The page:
Of course the hard part of being abstinent is it means whoever you’re with has to be abstinent, too. But the hard part becomes the easy part with a simple realization. You see, at some point, if you’re lucky, you realize: If the person I am with says he is in love with me, but won’t wait for me, that person is lying. Plain and simple.

I had to ask myself: Do I want to be with someone who will only be with me if I sleep with him? Is that love?

For me, the answer was no. And no.

So what’s your answer?


Kristen Walker is blah blah de blah and she blah blah and also blah. Follow her if you dare.

  • Miss Olive

    I’m in the same boat as you, and I’m now dating a man who respects my decision. Thanks for posting this!

  • Arual

    So good to hear! I’m one of the (probably) few high-schoolers savin’ herself for marriage. People can say I’m crazy, but while they’ll have their heart broken and 20 abortions before getting married to a person they’ll get divorced from in a few years, I’m going to wait until the right time (marriage) to give myself wholly to someone else. I wish more people could see the joy in waiting. 

    • I would “like” this so many times if I could! Good for you!!! It’s worth it, trust me!

    • rebekkah

      Hey- I totally remember being in HS (10 years ago!) feeling like “everyone is doing it.” The percentage might be high, but if even a minority on every campus is NOT immoral, that adds up to a lot of people who believe God and are glad for Christ’s salvation. Stand firm in Christ. He’s worth it. 🙂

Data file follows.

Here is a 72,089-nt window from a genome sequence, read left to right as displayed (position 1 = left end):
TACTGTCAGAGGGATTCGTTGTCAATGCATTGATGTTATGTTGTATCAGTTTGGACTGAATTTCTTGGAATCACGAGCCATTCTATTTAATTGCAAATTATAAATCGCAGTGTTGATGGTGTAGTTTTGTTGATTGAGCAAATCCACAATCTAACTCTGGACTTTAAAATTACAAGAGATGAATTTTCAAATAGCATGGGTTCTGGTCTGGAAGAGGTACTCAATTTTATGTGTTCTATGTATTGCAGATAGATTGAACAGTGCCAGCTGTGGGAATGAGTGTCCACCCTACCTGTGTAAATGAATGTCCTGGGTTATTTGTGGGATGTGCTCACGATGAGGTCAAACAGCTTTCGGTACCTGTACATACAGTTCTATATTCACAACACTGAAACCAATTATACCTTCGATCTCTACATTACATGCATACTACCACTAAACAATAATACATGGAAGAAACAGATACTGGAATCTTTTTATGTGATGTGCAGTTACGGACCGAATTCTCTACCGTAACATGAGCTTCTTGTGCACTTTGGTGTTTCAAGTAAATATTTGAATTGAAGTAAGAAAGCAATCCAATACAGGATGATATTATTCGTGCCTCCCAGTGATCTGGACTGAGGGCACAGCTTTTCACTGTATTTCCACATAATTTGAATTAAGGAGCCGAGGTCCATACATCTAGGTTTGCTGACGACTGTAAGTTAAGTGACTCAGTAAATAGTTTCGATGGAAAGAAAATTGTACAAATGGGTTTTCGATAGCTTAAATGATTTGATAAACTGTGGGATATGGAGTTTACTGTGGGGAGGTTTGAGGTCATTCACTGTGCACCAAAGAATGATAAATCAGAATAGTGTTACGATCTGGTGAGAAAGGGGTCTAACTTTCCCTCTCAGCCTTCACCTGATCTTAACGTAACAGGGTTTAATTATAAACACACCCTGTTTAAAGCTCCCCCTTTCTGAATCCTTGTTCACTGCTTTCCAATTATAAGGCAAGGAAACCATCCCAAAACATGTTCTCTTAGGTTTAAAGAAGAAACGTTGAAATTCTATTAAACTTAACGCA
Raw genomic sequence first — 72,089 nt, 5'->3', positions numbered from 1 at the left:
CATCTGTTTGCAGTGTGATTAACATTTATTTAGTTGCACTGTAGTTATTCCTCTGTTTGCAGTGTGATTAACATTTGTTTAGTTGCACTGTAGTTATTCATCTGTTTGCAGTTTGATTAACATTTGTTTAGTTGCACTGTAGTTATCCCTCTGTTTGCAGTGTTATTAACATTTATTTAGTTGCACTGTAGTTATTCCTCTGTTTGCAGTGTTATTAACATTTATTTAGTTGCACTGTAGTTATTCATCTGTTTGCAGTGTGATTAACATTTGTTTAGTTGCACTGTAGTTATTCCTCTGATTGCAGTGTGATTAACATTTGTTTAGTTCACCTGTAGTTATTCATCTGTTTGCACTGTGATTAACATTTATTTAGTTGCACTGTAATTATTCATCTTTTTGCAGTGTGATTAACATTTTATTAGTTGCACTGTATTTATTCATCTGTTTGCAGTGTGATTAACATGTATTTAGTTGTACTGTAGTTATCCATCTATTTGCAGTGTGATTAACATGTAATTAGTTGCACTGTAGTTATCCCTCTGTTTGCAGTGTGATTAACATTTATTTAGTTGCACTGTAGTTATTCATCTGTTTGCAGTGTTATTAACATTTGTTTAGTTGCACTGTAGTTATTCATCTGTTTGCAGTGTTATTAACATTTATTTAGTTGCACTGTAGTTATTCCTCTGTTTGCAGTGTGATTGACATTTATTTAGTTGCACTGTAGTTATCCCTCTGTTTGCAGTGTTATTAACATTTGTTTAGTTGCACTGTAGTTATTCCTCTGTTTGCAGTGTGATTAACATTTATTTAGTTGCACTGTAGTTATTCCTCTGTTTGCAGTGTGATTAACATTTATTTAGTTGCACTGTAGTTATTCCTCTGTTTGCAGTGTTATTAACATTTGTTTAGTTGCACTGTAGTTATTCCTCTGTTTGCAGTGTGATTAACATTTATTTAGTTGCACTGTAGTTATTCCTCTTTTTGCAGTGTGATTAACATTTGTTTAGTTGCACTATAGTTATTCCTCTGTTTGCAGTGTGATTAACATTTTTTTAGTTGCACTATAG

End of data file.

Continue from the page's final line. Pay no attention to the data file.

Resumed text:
• Martha

    Kristen:  Just wanted to let you know how much I enjoy your posts. When I first saw your picture, I thought you were too young and too “cool looking” to have anything substantive to say (I know, terrible, right?). Your posts are smart, funny, and pointed. Reading your back story, it also puts a face (literally, with your pic right there) on all the pro-choicers we (at least I) are quick to demonize. You give us all so much hope for the future. Keep writing… you’re brilliant!

  • “Glee’s” disrespectful attitude towards the idea of adults NOT having sex was part of why I quit watching the show. Apparently promiscuity is cool, but abstinence is for freaks. Seriously, how hard would it have been for them to portray not having sex as a valid personal choice?